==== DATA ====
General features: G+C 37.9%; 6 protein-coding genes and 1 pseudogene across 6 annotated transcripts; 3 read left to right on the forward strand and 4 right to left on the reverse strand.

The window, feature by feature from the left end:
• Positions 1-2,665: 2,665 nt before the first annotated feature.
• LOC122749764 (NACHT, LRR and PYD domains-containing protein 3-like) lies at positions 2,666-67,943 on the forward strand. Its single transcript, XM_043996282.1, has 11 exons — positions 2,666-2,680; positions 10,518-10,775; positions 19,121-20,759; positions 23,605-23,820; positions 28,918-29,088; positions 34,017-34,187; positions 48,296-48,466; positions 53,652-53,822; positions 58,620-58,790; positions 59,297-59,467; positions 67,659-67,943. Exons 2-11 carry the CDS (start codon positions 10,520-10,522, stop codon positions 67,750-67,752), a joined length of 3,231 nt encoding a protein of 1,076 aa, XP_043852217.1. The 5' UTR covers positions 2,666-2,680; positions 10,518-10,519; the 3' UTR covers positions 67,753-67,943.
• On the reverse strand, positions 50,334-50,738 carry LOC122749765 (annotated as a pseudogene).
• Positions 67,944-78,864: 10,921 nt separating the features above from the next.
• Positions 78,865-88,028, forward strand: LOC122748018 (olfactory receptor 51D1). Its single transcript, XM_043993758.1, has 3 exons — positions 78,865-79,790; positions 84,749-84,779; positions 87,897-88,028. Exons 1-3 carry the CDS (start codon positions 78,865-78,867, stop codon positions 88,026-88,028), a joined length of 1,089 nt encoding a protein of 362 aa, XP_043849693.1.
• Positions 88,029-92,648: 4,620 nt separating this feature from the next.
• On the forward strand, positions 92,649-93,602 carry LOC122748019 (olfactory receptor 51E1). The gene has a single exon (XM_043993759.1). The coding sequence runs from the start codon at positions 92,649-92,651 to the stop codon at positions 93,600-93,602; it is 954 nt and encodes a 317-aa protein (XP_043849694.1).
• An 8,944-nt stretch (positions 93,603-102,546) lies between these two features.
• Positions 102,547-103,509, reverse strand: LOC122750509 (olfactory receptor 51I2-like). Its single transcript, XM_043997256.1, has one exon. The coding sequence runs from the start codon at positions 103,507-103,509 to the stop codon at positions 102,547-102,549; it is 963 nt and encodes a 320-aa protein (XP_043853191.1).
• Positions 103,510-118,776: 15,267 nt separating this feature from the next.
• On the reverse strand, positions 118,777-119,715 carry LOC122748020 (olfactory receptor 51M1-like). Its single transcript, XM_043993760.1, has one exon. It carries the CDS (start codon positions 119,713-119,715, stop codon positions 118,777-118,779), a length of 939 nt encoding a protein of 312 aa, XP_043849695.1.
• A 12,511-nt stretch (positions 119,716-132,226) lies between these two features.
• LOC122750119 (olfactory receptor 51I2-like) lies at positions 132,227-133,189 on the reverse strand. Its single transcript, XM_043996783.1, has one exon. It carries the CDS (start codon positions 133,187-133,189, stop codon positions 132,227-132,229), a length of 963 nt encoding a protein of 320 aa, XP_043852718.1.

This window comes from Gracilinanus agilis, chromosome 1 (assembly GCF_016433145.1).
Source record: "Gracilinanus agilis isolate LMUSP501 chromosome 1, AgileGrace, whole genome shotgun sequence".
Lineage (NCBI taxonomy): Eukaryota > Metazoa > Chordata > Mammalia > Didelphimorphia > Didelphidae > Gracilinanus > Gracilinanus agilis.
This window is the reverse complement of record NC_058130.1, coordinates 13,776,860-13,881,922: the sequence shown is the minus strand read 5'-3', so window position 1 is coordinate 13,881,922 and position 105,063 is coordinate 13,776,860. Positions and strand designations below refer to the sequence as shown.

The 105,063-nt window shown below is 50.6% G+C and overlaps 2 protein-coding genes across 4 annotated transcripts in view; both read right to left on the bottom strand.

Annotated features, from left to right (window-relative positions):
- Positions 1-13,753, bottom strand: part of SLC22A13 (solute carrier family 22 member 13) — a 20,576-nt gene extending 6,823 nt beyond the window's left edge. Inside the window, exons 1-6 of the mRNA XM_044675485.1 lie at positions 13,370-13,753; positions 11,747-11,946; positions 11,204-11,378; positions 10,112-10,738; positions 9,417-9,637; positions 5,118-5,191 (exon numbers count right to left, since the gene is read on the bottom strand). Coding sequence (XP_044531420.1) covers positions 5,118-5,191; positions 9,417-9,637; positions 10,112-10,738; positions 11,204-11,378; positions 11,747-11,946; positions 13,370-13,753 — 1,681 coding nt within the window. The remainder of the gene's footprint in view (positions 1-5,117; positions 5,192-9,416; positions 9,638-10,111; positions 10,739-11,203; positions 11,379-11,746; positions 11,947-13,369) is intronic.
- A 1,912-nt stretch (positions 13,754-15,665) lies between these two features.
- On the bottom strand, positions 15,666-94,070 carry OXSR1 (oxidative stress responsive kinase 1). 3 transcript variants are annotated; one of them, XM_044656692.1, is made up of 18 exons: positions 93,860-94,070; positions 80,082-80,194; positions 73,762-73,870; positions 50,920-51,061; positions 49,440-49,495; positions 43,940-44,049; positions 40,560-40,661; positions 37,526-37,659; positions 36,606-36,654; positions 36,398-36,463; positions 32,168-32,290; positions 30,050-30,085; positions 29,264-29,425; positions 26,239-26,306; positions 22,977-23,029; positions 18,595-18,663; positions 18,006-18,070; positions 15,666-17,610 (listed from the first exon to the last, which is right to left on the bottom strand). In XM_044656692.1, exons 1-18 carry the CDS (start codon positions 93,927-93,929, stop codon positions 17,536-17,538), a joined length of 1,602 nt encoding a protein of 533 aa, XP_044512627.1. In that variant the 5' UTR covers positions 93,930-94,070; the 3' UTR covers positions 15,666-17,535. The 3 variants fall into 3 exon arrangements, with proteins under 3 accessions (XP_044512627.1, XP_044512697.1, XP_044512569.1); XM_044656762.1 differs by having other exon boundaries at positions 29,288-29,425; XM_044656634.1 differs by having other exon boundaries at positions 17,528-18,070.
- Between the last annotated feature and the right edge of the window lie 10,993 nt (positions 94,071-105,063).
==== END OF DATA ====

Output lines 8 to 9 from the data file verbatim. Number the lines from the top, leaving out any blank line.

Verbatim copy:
• Positions 88,029-92,648: 4,620 nt separating this feature from the next.
• On the forward strand, positions 92,649-93,602 carry LOC122748019 (olfactory receptor 51E1). The gene has a single exon (XM_043993759.1). The coding sequence runs from the start codon at positions 92,649-92,651 to the stop codon at positions 93,600-93,602; it is 954 nt and encodes a 317-aa protein (XP_043849694.1).